What's USB, synchronous and asynchronous, implicit feedback, WDM and CoreAudio?
"Universal Serial Bus" (USB) is an external peripheral interface standard for data transmission. USB 1.1 and USB 2.0 "full speed" operate at 12Mbps and provides up to 8 uncompressed audio channels at 48kHz / 16bit.
USB2.0 "high speed" (480Mbps), USB3.0 "superspeed" (5Gbps), USB3.1 "superspeed+" (10Gbps) and USB3.2 (20Gbps) offer higher samplerates, bitrates, lower latency and more audio channels.
So called synchronous designs derive the samplerates from the USB clock. This increases the compatibility. e.g. it works with any smartphone etc. On the downside the audio samplerate contains more jitter, as there's on-purpose jitter on the USB clock from "clock spreading" technologies.
Asynchronous designs use samplerates from crystals, external masterclocks or audio PLLs. If not in implicit mode, an additional USB feedback endpoint reports the rounded current samplerate, relative to the USB frame clock.
Implicit feedback means the driver uses the number of sample frames in the input stream's packets to construct the packets for output streams. No feedback endpoint is required and perfect syncronisation is ensured. This had always been the concept of Ploytec drivers.
Windows WDM "Windows Driver Model" audio is a basic standard, even supported by Windows Mediaplayer.
Mac OS X and iOS provide an advanced Audio and MIDI system called Core Audio, being part of the operating system. Many USB audio interfaces are "class compliant", work out of the box on the Mac and don't need additional drivers.
Still, for interfaces needing a driver, Ploytec supplies a USB Audio HAL-plugin driver for Mac OS X.
What's the difference to freeware drivers?
The Ploytec USB Audio driver works in kernel mode without using the Windows usbaudio.sys. This means direct access to the hardware and way better performance compared to simple solutions.
Freeware drivers are adapters sitting on the operating system's drivers. It's a nice option for built-in soundcards, but offers way less performance if used for external devices, compared to "real" drivers.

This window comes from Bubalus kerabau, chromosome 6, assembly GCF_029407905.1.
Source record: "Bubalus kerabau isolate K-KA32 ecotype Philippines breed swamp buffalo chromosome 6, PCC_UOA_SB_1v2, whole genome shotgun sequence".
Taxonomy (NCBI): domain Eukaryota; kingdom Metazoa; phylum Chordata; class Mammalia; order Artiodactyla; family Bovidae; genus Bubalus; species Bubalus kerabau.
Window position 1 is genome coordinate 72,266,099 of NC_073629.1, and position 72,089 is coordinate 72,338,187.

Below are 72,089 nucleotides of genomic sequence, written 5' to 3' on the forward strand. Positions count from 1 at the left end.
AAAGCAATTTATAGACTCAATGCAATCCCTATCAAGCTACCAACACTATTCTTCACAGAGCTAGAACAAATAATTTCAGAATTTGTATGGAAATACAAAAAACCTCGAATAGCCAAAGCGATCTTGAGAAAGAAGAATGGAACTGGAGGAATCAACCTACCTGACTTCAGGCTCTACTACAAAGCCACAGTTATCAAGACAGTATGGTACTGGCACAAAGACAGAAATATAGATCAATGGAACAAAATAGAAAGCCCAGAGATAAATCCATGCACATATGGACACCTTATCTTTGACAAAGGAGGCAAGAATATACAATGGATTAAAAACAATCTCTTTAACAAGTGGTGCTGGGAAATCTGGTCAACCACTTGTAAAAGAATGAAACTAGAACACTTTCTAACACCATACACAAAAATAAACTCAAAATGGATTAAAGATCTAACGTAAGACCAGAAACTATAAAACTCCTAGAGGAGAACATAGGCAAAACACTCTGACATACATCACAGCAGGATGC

It's also possible to use such on top of the Ploytec USB Audio driver. Don't be confused with the low latency value displayed - it's just what's added on top of the real latency.
kernel mode driver
What software is this working with?
It runs with e.g. Ableton Live, Adobe Audition, Alca Tech BPM Studio, Apple Logic, Avid ProTools, Bandlab Cakewalk, Cockos Reaper, Native Instruments' products, Presonus StudioOne, Propellerheads Reason, Serato DJ software and many other audio applications.
If you consider buying the commercial version of the USB Audio driver, please test the demo.
After I bought it, how do I receive updates?
You will get eMail notifications about updates. It's essential that you let us know about changes of your eMail address.
Mac hardware address / What happens if I decide to buy a new computer?
Windows: The key will still be working.
Mac: You just tell us the new hardware address data (with XX instead of the last two digits). The driver for your new machine will be sent to you within one working day.
You can alternatively use this tool application to find the hardware address:
Is interface XYZ supported or do you have plans to do so?
Basically the driver only works with devices "known" from its "list". As there's a lot of units using Texas Instruments/Burr Brown chipsets without unique IDs there's a chance your "whatever" box works, but please don't blame us if it doesn't.
We plan to add suport for Mbox2 and Mbox mini with a future update.
Why don't I get a reply on my enquiry?
Believe it or not - the most common reason is wrong date and time settings on computers. It's just impossible to find eMails that come in with a date of one month or year ago. Loss of data for technical reasons might happen but it's really rare. If your eMails are bouncing, you can use firstname.lastname@example.org instead.